The Hindu has a news item, and an article by me, about the instances of plagiarism from CNR Rao’s group and, in particular, the instances of plagiarism that were newly reported by an anonymous commenter in a previous post on this blog. Two earlier posts from me (made before I knew the extent of plagiarism) here and here.
My piece is as I wrote it (I believe) but the headline is theirs and is, I think, a little misleading. [EDIT: Or maybe not. Depends how you read it.] There is indeed “no science in cut-and-paste” but I am not alleging that the science itself was plagiarised. I am alleging a failure to cite (or adequately cite) highly relevant prior research. This has happened on at least three occasions: the Advanced Materials paper that first hit the news; the Applied Physics Express paper that I discuss in The Hindu; and the Journal of Luminiscence paper that Prasad writes about. The auhors certainly knew about that research because they plagiarised from it.
While the headline is a bit misleading, the blurb (subheading?) couldn’t have been better chosen. A mechanism to deal with such things is the biggest need today. Some years ago a scientist was found to have published papers with manipulated figures (Western blots), and a committee of top Indian biologists exonerated him because, among other things, they said these were “only control data”. (They also denied that the blots were copies of previously published and unrelated blots, though it was blatantly obvious.) This case is, even with what we know now, milder (nobody has alleged fakery), so I don’t expect that there will be any sort of investigation.
Erratum 9/3/2012: Erratum. I should not have claimed, in my article that the authors of the Applied Physics Letters paper do not cite the paper by Matheu et al. They do, but (again) inadequately in my opinion. This was a mistake on my part.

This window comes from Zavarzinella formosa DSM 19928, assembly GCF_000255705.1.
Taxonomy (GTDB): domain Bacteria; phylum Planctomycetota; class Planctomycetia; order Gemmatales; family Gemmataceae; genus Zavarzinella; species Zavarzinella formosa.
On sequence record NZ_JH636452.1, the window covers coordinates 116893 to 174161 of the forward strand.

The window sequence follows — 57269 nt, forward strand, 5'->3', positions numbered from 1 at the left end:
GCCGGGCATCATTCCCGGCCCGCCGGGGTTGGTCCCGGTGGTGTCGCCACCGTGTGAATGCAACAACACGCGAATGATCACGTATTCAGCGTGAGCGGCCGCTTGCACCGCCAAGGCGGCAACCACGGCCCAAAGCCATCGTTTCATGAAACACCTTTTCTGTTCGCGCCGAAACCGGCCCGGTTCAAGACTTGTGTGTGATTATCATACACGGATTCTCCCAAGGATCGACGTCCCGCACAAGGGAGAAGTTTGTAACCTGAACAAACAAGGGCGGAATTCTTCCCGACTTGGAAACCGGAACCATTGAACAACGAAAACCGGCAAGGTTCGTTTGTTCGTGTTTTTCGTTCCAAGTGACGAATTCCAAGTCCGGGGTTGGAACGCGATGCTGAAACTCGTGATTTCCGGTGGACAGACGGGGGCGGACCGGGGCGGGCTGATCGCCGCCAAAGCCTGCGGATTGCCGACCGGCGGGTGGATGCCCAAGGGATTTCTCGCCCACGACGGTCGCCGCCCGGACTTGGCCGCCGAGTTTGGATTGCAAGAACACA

In the case of the paper plagiarised from Istkos et al, published in J.Luminiscence and reported in Prasad’s article above, they do entirely fail to cite that paper.
UPDATE 10/3/12: There are now well over 60 comments on The Hindu’s site, very few of which are critical of what I say. I think only one criticism (so far) is worth responding to: that I target only CNR Rao in this piece without looking at the larger picture.
Indeed, when I thought of writing the piece I intended to place the issue more generally (hence the various references to that workshop). But as I read the paper in Advanced Physics Express and the original by Matheu et al, it became clear to me that (a) this was a much more egregious case than the Advanced Materials example — much more extensive similarity, and much less chance of Rao’s blaming a co-author; (b) saying all I wanted to say, I was rapidly hitting the length limit and could not really do justice to other cases. Still, maybe I should have waited a day and re-read it (as I usually do) and reconsidered this question. That way I may also have avoided the error mentioned above.
Many readers of this blog know, of course, that I have previously criticised other scientists, much more strongly — including the presidents of the academies and another former director of IISc. But those criticisms were on this blog and in Current Science, not in the mass media (and also, those scientists were much less well known to the general public.) It is interesting to note that one of these cases also involved plagiarism (among many other problems) — not in a scholarly paper but in a report written by the academies and commissioned by a Union Minister; the presidents of the two major science academies were both from IISc; and their response was no better than Rao’s (INSA’s internal response was frankly appalling, while IASc seemed to decide that this problem was INSA’s baby, even though their president too had signed). My views, with a colleague, were published here. There’s more in my blog archives.